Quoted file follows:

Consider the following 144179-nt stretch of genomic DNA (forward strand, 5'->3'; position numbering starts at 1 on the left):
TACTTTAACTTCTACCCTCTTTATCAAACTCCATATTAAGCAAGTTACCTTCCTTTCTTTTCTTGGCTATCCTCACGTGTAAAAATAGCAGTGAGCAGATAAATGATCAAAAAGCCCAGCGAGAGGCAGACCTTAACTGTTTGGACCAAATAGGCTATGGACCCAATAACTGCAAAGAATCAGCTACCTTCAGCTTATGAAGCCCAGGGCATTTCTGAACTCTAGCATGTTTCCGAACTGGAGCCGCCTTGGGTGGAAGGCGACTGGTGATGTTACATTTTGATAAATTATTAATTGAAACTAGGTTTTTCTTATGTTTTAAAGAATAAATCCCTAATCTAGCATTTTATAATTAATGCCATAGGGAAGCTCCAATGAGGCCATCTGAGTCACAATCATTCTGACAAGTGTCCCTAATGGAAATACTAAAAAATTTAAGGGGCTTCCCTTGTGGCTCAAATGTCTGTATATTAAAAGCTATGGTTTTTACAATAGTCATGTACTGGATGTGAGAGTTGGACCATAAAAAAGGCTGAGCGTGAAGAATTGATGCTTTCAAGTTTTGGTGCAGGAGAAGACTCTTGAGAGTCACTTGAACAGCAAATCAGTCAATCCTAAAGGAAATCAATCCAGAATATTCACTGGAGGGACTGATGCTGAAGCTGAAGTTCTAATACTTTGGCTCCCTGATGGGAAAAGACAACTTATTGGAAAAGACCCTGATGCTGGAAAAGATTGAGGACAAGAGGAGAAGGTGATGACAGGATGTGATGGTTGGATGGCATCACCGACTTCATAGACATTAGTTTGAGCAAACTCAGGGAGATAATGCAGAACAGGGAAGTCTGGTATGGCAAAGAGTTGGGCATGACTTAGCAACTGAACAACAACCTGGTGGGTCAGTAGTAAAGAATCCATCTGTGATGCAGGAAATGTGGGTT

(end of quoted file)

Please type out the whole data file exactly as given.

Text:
Consider the following 144179-nt stretch of genomic DNA (forward strand, 5'->3'; position numbering starts at 1 on the left):
TACTTTAACTTCTACCCTCTTTATCAAACTCCATATTAAGCAAGTTACCTTCCTTTCTTTTCTTGGCTATCCTCACGTGTAAAAATAGCAGTGAGCAGATAAATGATCAAAAAGCCCAGCGAGAGGCAGACCTTAACTGTTTGGACCAAATAGGCTATGGACCCAATAACTGCAAAGAATCAGCTACCTTCAGCTTATGAAGCCCAGGGCATTTCTGAACTCTAGCATGTTTCCGAACTGGAGCCGCCTTGGGTGGAAGGCGACTGGTGATGTTACATTTTGATAAATTATTAATTGAAACTAGGTTTTTCTTATGTTTTAAAGAATAAATCCCTAATCTAGCATTTTATAATTAATGCCATAGGGAAGCTCCAATGAGGCCATCTGAGTCACAATCATTCTGACAAGTGTCCCTAATGGAAATACTAAAAAATTTAAGGGGCTTCCCTTGTGGCTCAAATGTCTGTATATTAAAAGCTATGGTTTTTACAATAGTCATGTACTGGATGTGAGAGTTGGACCATAAAAAAGGCTGAGCGTGAAGAATTGATGCTTTCAAGTTTTGGTGCAGGAGAAGACTCTTGAGAGTCACTTGAACAGCAAATCAGTCAATCCTAAAGGAAATCAATCCAGAATATTCACTGGAGGGACTGATGCTGAAGCTGAAGTTCTAATACTTTGGCTCCCTGATGGGAAAAGACAACTTATTGGAAAAGACCCTGATGCTGGAAAAGATTGAGGACAAGAGGAGAAGGTGATGACAGGATGTGATGGTTGGATGGCATCACCGACTTCATAGACATTAGTTTGAGCAAACTCAGGGAGATAATGCAGAACAGGGAAGTCTGGTATGGCAAAGAGTTGGGCATGACTTAGCAACTGAACAACAACCTGGTGGGTCAGTAGTAAAGAATCCATCTGTGATGCAGGAAATGTGGGTT